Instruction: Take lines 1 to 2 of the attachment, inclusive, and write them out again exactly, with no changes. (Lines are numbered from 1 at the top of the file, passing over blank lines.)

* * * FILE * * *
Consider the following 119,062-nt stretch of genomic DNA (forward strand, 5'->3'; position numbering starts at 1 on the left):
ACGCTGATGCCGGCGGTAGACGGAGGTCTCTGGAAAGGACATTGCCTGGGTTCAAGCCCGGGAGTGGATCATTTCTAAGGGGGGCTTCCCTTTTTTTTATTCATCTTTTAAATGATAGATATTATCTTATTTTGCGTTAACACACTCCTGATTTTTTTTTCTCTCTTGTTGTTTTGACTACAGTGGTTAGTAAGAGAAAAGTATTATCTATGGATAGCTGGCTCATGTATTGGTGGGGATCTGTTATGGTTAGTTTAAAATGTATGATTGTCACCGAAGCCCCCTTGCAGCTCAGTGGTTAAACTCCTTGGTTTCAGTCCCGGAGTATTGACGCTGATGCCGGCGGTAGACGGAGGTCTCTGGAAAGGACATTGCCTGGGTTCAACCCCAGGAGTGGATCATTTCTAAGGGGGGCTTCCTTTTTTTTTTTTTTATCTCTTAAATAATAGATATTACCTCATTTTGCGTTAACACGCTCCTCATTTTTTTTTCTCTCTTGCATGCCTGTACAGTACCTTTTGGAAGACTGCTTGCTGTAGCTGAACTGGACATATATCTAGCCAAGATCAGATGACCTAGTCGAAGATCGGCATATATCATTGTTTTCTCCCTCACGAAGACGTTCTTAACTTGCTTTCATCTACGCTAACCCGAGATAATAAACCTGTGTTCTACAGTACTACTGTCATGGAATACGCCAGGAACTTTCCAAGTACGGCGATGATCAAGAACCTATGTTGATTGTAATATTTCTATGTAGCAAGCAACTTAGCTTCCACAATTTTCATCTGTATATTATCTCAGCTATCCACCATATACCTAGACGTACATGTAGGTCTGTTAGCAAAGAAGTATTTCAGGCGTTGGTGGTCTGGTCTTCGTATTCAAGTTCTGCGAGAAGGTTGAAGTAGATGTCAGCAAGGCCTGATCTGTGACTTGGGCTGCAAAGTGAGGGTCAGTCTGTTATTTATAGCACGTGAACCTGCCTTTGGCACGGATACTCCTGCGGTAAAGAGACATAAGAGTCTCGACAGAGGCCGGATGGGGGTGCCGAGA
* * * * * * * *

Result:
Consider the following 119,062-nt stretch of genomic DNA (forward strand, 5'->3'; position numbering starts at 1 on the left):
ACGCTGATGCCGGCGGTAGACGGAGGTCTCTGGAAAGGACATTGCCTGGGTTCAAGCCCGGGAGTGGATCATTTCTAAGGGGGGCTTCCCTTTTTTTTATTCATCTTTTAAATGATAGATATTATCTTATTTTGCGTTAACACACTCCTGATTTTTTTTTCTCTCTTGTTGTTTTGACTACAGTGGTTAGTAAGAGAAAAGTATTATCTATGGATAGCTGGCTCATGTATTGGTGGGGATCTGTTATGGTTAGTTTAAAATGTATGATTGTCACCGAAGCCCCCTTGCAGCTCAGTGGTTAAACTCCTTGGTTTCAGTCCCGGAGTATTGACGCTGATGCCGGCGGTAGACGGAGGTCTCTGGAAAGGACATTGCCTGGGTTCAACCCCAGGAGTGGATCATTTCTAAGGGGGGCTTCCTTTTTTTTTTTTTTATCTCTTAAATAATAGATATTACCTCATTTTGCGTTAACACGCTCCTCATTTTTTTTTCTCTCTTGCATGCCTGTACAGTACCTTTTGGAAGACTGCTTGCTGTAGCTGAACTGGACATATATCTAGCCAAGATCAGATGACCTAGTCGAAGATCGGCATATATCATTGTTTTCTCCCTCACGAAGACGTTCTTAACTTGCTTTCATCTACGCTAACCCGAGATAATAAACCTGTGTTCTACAGTACTACTGTCATGGAATACGCCAGGAACTTTCCAAGTACGGCGATGATCAAGAACCTATGTTGATTGTAATATTTCTATGTAGCAAGCAACTTAGCTTCCACAATTTTCATCTGTATATTATCTCAGCTATCCACCATATACCTAGACGTACATGTAGGTCTGTTAGCAAAGAAGTATTTCAGGCGTTGGTGGTCTGGTCTTCGTATTCAAGTTCTGCGAGAAGGTTGAAGTAGATGTCAGCAAGGCCTGATCTGTGACTTGGGCTGCAAAGTGAGGGTCAGTCTGTTATTTATAGCACGTGAACCTGCCTTTGGCACGGATACTCCTGCGGTAAAGAGACATAAGAGTCTCGACAGAGGCCGGATGGGGGTGCCGAGA